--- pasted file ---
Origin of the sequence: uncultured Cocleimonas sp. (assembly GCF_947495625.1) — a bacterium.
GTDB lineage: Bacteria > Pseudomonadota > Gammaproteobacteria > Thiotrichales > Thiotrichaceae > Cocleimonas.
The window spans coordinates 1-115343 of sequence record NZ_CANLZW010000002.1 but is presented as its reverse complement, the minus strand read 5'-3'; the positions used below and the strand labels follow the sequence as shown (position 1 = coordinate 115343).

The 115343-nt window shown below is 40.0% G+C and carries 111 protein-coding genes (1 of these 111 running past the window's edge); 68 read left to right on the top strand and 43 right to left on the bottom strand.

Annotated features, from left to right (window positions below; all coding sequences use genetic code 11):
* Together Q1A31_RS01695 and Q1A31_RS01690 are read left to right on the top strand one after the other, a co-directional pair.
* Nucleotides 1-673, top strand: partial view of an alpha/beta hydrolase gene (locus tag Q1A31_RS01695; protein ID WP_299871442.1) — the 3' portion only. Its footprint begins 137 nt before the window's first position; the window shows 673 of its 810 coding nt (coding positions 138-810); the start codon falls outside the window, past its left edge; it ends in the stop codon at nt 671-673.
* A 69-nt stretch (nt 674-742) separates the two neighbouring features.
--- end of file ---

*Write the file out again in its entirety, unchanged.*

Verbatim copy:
Origin of the sequence: uncultured Cocleimonas sp. (assembly GCF_947495625.1) — a bacterium.
GTDB lineage: Bacteria > Pseudomonadota > Gammaproteobacteria > Thiotrichales > Thiotrichaceae > Cocleimonas.
The window spans coordinates 1-115343 of sequence record NZ_CANLZW010000002.1 but is presented as its reverse complement, the minus strand read 5'-3'; the positions used below and the strand labels follow the sequence as shown (position 1 = coordinate 115343).

The 115343-nt window shown below is 40.0% G+C and carries 111 protein-coding genes (1 of these 111 running past the window's edge); 68 read left to right on the top strand and 43 right to left on the bottom strand.

Annotated features, from left to right (window positions below; all coding sequences use genetic code 11):
* Together Q1A31_RS01695 and Q1A31_RS01690 are read left to right on the top strand one after the other, a co-directional pair.
* Nucleotides 1-673, top strand: partial view of an alpha/beta hydrolase gene (locus tag Q1A31_RS01695; protein ID WP_299871442.1) — the 3' portion only. Its footprint begins 137 nt before the window's first position; the window shows 673 of its 810 coding nt (coding positions 138-810); the start codon falls outside the window, past its left edge; it ends in the stop codon at nt 671-673.
* A 69-nt stretch (nt 674-742) separates the two neighbouring features.